Downloads: Media Alert
Documentary fans will have the opportunity to see award-winning POV films again — or discover them for the first time — in a new monthly online series. Groundbreaking documentaries from POV’s 21 seasons on PBS can now be seen in their entirety for a limited time on the series’ Webby Award-winning website, www.pbs.org/pov. Among the films on view are American Aloha and My American Girls, at www.pbs.org/pov/videos.html. In March, POV will stream Sweet Old Song in honor of the centennial of the late Howard “Louie Bluie” Armstrong.
American Aloha: Hula Beyond Hawai’i, by Lisette Marie Flanary and Evann Siebens, premiered on POV in 2003 as part of its Diverse Voices Project and can be seen online until March 7, 2009. For Hawaiians, the hula is not just a dance, but a way of life. While most Americans know only the stereotypes of grass skirts and coconut bras, the hula is a living tradition reflecting the rich history and spirituality of Hawai’i through music, language and dance. American Aloha discovers a renaissance in California by following three master hula teachers. Revealing the survival of Hawai’i’s indigenous culture from near-destruction, the film is a reminder of the power of reclaiming tradition. An Independent Television Service (ITVS) and Pacific Islanders in Communications (PIC) co-presentation.
Celebrating Dominican Independence Day on Feb. 27, POV is currently streaming Aaron Matthews’ My American Girls until April 2. In vivid verite detail, the 2001 film chronicles the joys and struggles over a year in the lives of the Ortiz family, first-generation immigrants from the Dominican Republic. Following the hard-working parents who imagine retiring to their rural homeland and their fast-tracking American-born daughters, the film captures the rewards — and costs — of pursuing the American dream.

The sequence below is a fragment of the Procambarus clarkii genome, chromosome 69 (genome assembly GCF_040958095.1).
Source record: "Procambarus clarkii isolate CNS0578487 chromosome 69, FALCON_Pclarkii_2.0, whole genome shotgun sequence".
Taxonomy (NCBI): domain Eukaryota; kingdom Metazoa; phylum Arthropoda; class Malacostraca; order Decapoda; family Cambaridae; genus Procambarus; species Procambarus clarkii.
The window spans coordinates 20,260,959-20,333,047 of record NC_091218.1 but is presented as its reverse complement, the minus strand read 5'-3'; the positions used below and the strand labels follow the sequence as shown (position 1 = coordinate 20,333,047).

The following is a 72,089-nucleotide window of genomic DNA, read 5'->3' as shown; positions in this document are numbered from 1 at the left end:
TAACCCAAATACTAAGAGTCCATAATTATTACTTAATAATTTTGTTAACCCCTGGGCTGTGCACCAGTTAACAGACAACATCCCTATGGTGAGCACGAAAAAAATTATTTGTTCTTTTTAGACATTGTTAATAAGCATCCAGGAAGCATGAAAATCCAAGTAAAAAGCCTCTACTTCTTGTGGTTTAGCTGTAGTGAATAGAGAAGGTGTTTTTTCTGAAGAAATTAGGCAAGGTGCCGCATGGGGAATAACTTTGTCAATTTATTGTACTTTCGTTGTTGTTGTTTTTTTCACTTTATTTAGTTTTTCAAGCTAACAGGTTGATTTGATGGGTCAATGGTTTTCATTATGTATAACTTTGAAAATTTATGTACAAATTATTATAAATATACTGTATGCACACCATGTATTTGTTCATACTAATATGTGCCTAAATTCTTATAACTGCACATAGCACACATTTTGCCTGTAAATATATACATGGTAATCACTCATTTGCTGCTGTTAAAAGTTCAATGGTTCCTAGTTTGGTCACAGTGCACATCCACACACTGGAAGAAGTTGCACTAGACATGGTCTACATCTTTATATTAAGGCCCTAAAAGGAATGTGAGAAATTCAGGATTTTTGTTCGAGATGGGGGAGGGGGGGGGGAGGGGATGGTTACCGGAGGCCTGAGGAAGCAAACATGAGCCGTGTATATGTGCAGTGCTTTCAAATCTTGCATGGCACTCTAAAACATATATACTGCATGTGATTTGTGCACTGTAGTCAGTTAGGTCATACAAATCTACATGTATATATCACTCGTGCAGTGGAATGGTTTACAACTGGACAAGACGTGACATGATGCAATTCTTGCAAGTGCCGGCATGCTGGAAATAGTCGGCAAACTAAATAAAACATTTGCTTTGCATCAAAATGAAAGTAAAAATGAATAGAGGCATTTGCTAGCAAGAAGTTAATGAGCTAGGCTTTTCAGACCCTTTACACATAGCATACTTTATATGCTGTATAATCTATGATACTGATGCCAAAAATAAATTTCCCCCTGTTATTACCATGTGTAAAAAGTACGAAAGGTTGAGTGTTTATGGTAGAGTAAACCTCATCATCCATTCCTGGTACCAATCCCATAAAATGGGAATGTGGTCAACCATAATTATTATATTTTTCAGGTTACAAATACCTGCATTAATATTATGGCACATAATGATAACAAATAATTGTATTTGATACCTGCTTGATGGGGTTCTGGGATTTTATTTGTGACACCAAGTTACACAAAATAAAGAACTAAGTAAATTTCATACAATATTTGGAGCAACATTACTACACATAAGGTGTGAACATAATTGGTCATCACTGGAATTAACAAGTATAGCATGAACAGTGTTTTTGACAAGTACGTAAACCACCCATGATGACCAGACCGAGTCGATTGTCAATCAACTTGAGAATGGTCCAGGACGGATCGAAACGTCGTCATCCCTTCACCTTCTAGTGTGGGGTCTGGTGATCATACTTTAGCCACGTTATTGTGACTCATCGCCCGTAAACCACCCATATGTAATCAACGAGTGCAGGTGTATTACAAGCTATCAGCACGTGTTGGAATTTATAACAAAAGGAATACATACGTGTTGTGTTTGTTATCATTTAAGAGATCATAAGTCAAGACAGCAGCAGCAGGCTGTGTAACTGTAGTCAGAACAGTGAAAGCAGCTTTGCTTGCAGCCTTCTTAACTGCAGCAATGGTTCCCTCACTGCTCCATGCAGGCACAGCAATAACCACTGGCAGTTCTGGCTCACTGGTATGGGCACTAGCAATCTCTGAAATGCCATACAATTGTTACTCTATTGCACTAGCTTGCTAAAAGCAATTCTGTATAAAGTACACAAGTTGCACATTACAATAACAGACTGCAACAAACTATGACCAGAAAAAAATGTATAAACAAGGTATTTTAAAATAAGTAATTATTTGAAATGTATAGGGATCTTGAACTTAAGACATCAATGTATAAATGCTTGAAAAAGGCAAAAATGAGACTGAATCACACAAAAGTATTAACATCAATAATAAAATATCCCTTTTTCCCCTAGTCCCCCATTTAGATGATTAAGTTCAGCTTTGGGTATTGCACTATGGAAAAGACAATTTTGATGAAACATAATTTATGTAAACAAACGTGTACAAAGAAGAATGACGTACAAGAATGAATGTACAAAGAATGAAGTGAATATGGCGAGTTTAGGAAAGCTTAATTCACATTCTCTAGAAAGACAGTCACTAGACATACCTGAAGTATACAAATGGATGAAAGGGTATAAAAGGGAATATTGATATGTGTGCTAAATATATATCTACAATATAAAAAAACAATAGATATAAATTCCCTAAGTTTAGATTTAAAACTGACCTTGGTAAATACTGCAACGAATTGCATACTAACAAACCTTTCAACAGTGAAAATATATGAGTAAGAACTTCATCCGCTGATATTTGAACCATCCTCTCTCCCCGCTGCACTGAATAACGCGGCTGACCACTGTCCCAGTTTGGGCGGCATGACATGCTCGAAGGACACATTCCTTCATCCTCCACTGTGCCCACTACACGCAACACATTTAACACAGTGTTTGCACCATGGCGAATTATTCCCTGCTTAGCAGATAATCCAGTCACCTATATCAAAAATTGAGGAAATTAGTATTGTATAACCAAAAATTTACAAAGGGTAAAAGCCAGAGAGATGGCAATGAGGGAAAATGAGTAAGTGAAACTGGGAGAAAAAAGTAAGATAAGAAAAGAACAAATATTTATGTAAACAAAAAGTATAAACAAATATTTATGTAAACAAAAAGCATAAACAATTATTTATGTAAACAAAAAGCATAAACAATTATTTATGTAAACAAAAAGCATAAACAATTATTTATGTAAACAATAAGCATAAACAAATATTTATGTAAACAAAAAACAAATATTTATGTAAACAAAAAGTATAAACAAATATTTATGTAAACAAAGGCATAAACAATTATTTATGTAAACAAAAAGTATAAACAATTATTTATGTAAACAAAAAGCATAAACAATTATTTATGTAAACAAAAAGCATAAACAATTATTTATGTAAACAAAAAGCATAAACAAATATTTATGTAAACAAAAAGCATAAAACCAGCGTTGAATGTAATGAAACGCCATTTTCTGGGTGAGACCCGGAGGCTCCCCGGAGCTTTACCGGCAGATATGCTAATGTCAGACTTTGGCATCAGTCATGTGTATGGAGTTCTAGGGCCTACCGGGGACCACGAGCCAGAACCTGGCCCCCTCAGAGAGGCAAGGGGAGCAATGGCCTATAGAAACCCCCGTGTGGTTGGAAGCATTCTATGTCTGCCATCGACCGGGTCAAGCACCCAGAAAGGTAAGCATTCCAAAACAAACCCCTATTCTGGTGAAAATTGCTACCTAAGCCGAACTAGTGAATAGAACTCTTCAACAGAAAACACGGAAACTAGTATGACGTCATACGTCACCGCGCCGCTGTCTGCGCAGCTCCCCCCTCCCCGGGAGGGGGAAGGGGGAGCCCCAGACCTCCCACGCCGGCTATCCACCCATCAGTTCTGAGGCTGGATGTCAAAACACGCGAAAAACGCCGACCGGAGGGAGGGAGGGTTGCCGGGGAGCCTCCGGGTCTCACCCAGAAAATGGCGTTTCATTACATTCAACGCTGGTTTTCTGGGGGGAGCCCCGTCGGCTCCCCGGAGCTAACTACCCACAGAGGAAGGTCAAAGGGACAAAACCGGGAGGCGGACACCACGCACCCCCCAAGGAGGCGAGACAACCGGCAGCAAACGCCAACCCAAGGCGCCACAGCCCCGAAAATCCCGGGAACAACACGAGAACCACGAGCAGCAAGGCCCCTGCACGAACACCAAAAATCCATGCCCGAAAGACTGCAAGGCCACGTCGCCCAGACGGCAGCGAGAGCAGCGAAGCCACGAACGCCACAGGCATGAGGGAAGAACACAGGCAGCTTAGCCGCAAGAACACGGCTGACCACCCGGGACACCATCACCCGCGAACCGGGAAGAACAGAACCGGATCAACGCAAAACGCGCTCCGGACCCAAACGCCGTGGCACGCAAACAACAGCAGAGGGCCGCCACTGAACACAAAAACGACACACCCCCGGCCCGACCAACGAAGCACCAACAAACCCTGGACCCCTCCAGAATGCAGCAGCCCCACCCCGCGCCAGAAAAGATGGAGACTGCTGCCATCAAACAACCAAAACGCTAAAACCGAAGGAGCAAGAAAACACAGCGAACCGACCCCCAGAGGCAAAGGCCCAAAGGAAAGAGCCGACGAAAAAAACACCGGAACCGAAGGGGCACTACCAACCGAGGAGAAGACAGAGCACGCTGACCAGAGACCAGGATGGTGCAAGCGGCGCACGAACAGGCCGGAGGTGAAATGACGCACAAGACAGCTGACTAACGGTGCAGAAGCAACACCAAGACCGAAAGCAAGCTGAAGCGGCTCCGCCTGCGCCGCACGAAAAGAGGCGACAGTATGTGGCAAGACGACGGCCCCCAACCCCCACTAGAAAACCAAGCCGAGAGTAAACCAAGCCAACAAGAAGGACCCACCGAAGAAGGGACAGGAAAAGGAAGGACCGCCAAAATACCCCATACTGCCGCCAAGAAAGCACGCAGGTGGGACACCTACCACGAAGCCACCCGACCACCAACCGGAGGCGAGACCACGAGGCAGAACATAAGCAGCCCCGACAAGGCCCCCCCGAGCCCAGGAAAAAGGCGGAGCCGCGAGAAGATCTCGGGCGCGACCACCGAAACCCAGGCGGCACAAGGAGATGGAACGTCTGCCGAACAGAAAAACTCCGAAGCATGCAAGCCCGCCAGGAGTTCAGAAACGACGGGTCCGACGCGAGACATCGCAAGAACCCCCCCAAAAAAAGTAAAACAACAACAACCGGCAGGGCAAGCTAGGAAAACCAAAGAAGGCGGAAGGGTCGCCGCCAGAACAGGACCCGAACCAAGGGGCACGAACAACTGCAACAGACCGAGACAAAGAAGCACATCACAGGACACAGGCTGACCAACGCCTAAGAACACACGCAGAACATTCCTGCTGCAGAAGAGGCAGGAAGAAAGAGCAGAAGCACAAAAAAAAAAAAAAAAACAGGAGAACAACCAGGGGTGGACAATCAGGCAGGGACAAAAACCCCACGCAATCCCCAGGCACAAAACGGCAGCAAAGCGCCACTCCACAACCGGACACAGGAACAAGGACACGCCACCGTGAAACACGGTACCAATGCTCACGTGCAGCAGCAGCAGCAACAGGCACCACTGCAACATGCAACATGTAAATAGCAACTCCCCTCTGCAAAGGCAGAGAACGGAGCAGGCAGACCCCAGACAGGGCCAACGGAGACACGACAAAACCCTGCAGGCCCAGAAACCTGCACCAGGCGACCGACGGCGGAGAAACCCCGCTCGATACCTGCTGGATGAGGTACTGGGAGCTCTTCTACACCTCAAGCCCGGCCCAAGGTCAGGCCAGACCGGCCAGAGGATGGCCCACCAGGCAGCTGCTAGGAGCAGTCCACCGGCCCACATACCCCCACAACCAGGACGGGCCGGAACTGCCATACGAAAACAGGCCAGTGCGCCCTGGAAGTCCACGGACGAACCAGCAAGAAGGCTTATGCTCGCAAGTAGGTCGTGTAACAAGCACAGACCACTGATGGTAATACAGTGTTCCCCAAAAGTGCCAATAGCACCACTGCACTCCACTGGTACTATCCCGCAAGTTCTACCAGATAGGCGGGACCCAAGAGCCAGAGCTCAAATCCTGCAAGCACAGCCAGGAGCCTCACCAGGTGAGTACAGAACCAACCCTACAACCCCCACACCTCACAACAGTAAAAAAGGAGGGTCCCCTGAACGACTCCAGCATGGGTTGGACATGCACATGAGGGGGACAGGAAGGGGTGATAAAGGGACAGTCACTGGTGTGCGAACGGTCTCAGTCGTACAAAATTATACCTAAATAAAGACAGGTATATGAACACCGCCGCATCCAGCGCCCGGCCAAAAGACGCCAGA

From March 2-May 2, POV is proud to present Leah Mahan’s Sweet Old Song, which premiered in 2002. Howard “Louie Bluie” Armstrong, who passed away on July 30, 2003 (one year to the day after the POV broadcast), was a performer for most of his 94 years, from the time his father carved his first fiddle from a wooden crate. At the film’s center are the two great loves of Howard’s life: his music and artist Barbara Ward, then age 60. This is the story of Armstrong and Ward’s two-decade courtship and marriage, a unique partnership that inspired an outpouring of art and music. Their creative work drew on nearly a century of African-American experience, beginning with Armstrong’s vivid stories and paintings of his childhood in a segregated town in Tennessee. As the couple took on life’s challenges, they defied our most basic assumptions about what it means to grow older. An Independent Television Service (ITVS) co-presentation. For more information, go to www.pbs.org/pov/sweetoldsong.
Howard ‘Louie Bluie’ Armstrong and Barbara Ward from
Sweet Old Song.
In 2003, Howard was able to return to his home state of Tennessee one last time to receive the Governor’s Award in the Arts. He would have turned 100 on March 4, 2009, and Tennessee will celebrate his legacy. Sweet Old Song will screen at the Country Music Hall of Fame(R) and Museum on Sunday, March 22 at 2 p.m., presented in partnership with Nashville Public Television and POV On June 13, Cove Lake State Park in Caryville will be the site of the all-day Louie Bluie Festival, featuring music crafts, storytelling and Sweet Old Song.